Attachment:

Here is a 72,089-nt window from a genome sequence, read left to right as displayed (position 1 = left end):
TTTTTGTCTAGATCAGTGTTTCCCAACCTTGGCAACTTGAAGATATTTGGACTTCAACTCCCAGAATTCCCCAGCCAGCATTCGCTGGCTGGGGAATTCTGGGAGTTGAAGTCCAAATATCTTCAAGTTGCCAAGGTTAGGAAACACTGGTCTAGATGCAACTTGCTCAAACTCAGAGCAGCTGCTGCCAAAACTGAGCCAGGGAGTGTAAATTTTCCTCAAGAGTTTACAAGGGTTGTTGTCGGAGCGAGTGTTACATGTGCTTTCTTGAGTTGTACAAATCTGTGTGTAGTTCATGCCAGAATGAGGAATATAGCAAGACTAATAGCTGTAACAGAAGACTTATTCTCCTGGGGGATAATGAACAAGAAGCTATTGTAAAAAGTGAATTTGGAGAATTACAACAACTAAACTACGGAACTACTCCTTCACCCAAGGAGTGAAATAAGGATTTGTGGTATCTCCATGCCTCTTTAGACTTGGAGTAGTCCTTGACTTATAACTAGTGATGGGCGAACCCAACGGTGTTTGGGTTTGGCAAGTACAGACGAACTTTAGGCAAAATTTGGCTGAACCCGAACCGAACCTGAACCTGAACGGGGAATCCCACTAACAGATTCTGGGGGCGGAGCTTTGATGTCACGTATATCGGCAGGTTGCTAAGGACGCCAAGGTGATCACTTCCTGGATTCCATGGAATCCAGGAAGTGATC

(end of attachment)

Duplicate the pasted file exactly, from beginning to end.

Here is a 72,089-nt window from a genome sequence, read left to right as displayed (position 1 = left end):
TTTTTGTCTAGATCAGTGTTTCCCAACCTTGGCAACTTGAAGATATTTGGACTTCAACTCCCAGAATTCCCCAGCCAGCATTCGCTGGCTGGGGAATTCTGGGAGTTGAAGTCCAAATATCTTCAAGTTGCCAAGGTTAGGAAACACTGGTCTAGATGCAACTTGCTCAAACTCAGAGCAGCTGCTGCCAAAACTGAGCCAGGGAGTGTAAATTTTCCTCAAGAGTTTACAAGGGTTGTTGTCGGAGCGAGTGTTACATGTGCTTTCTTGAGTTGTACAAATCTGTGTGTAGTTCATGCCAGAATGAGGAATATAGCAAGACTAATAGCTGTAACAGAAGACTTATTCTCCTGGGGGATAATGAACAAGAAGCTATTGTAAAAAGTGAATTTGGAGAATTACAACAACTAAACTACGGAACTACTCCTTCACCCAAGGAGTGAAATAAGGATTTGTGGTATCTCCATGCCTCTTTAGACTTGGAGTAGTCCTTGACTTATAACTAGTGATGGGCGAACCCAACGGTGTTTGGGTTTGGCAAGTACAGACGAACTTTAGGCAAAATTTGGCTGAACCCGAACCGAACCTGAACCTGAACGGGGAATCCCACTAACAGATTCTGGGGGCGGAGCTTTGATGTCACGTATATCGGCAGGTTGCTAAGGACGCCAAGGTGATCACTTCCTGGATTCCATGGAATCCAGGAAGTGATC